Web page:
"Very early in the head coaching career of Tom Izzo, a reporter asked him and framed a question that if a certain area of his team could improve, that they would have a good team. Tom's response was, 'I'm not trying to have a good team. I'm trying to build a program.' That's really what we've tried to do here with the Ravens and special teams, and John has been so instrumental, as have many others that have helped us along the way. We've tried to build a program of special teams and have it be part of the nature of the Ravens. I'm proud to say that we have done that. 

"I want you all to know, too, that the Ravens' special teams are going to be in very good hands. For the past four years, as John described, Chris Horton has been a skilled, diligent, faithful assistant and been very important in our success. He has shown a great deal of initiative that led to improvements in our systems and improvements in our players. He has an excellent rapport with our players. It's now his time. He was in high demand at the end of the season. Chris played the game the right way when he was a player, and he is going to continue to coach the game the right way as he takes over the special teams.

"Randy Brown has been commuting 130 miles each way [to and from New Jersey] to coach our specialists these last 10, 11 years. He has been so very instrumental in the success of our specialists over the years, and he'll now be here full time, and that's going to help us a lot.   

"Clarence Brooks often said, in Clarence's own way, 'This game is about the players. It always has been, and it always will be.' And, another reason the Ravens' special teams are in good shape is because The Wolfpack returns. Sam Koch, Morgan Cox and Justin Tucker are the best in the business – of historical proportions, in my view, and I would also add Anthony Levine to that group. He's kind of an honorary member of The Wolfpack. It's not a coincidence that the Ravens' special teams really took off when these men came together – along with Jacoby Jones and Albert McClellan and many others. I am very, very grateful for this group of men who we've worked with and all the great Ravens players that I have had an opportunity to work with over the years.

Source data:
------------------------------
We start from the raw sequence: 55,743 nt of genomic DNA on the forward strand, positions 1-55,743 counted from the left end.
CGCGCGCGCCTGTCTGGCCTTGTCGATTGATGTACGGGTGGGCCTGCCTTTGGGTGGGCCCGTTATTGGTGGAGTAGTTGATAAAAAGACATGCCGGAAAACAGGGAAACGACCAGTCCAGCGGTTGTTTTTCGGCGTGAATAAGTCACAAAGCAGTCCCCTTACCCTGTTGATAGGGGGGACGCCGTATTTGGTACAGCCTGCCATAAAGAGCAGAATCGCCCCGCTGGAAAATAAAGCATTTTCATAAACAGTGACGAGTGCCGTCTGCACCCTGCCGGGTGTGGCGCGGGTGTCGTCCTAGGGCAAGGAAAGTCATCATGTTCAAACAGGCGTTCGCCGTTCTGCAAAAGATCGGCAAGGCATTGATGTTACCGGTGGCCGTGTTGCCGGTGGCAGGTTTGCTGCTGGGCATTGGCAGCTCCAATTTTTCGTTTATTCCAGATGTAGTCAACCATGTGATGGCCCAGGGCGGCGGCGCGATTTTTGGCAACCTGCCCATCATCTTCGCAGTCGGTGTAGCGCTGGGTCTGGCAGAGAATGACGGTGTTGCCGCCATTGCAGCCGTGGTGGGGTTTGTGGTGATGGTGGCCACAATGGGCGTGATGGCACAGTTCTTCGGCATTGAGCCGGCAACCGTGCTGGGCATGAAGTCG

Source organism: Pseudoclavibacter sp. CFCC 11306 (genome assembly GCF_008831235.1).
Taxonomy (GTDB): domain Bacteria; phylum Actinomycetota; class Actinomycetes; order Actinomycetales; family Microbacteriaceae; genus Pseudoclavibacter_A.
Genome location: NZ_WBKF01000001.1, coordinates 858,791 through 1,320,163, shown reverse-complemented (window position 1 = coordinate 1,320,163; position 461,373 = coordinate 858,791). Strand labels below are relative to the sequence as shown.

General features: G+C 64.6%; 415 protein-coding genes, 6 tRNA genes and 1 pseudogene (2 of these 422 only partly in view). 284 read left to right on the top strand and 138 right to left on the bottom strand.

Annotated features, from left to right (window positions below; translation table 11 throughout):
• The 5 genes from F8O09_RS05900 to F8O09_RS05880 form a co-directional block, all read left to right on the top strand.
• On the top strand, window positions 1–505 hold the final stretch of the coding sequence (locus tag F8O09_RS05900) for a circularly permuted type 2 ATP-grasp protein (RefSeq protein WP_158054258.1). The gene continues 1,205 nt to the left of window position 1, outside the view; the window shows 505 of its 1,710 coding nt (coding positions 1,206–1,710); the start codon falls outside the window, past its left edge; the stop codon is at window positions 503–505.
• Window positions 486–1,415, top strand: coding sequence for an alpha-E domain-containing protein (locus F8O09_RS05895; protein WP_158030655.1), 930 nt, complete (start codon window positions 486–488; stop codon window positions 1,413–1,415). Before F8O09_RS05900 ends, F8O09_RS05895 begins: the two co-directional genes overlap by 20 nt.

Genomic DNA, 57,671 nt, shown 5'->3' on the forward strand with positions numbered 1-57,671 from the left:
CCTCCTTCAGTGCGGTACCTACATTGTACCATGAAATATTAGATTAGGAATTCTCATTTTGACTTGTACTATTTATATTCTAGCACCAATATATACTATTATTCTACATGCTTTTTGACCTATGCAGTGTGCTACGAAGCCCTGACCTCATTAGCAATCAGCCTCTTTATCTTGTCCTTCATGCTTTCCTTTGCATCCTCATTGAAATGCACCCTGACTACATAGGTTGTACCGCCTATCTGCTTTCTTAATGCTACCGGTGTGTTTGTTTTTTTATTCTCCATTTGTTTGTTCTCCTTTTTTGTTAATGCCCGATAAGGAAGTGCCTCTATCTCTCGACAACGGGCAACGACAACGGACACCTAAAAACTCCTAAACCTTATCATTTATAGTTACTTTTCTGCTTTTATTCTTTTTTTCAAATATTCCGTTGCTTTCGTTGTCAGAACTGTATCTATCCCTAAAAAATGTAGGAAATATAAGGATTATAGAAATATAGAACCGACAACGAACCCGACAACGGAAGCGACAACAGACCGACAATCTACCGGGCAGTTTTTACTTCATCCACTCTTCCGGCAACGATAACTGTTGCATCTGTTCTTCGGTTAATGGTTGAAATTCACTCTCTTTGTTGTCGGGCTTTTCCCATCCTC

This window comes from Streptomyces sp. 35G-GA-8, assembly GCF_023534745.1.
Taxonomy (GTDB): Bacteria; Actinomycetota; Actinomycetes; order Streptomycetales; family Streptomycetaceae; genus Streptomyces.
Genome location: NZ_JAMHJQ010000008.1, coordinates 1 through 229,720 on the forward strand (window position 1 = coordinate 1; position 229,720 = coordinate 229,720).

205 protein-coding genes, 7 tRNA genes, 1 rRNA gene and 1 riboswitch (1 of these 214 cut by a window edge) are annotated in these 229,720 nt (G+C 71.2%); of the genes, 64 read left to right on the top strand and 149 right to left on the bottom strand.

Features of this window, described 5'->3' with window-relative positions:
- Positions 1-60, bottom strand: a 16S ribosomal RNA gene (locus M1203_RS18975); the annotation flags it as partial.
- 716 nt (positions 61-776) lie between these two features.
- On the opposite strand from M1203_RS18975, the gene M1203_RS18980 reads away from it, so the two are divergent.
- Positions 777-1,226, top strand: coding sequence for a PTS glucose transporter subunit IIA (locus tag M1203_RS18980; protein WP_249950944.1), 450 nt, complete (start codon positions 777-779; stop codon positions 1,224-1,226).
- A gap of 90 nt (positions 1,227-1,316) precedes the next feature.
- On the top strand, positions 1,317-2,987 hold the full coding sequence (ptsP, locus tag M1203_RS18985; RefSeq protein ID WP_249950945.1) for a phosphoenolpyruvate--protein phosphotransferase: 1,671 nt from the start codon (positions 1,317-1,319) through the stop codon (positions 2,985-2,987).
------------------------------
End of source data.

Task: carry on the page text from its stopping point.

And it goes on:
"I cherish these relationships that I have had with these players and the coaches that I've worked with in the last 40 years. In our business, we often move around and to the next stop, and we move on. We don't have time to reach out and communicate with others as much as we'd like. These people have been very important to me and have had a huge impact on my life – from high school coaching to the NCAA and all the way through the NFL. I will carry with me many, many amazing memories of our experiences together.

"A very wise man, whose mission in life was much more impactful and more treacherous than mine, once said, 'I have fought the good fight, I have finished the race, I have kept the faith.' I'd like to think that I have strived to do the same thing in my coaching career. 

"I leave you all with a heart full of gratitude. I have been blessed beyond measure. 'My cup runneth over.' Thank you, and farewell." (Rosburg exits the stage to an ovation.)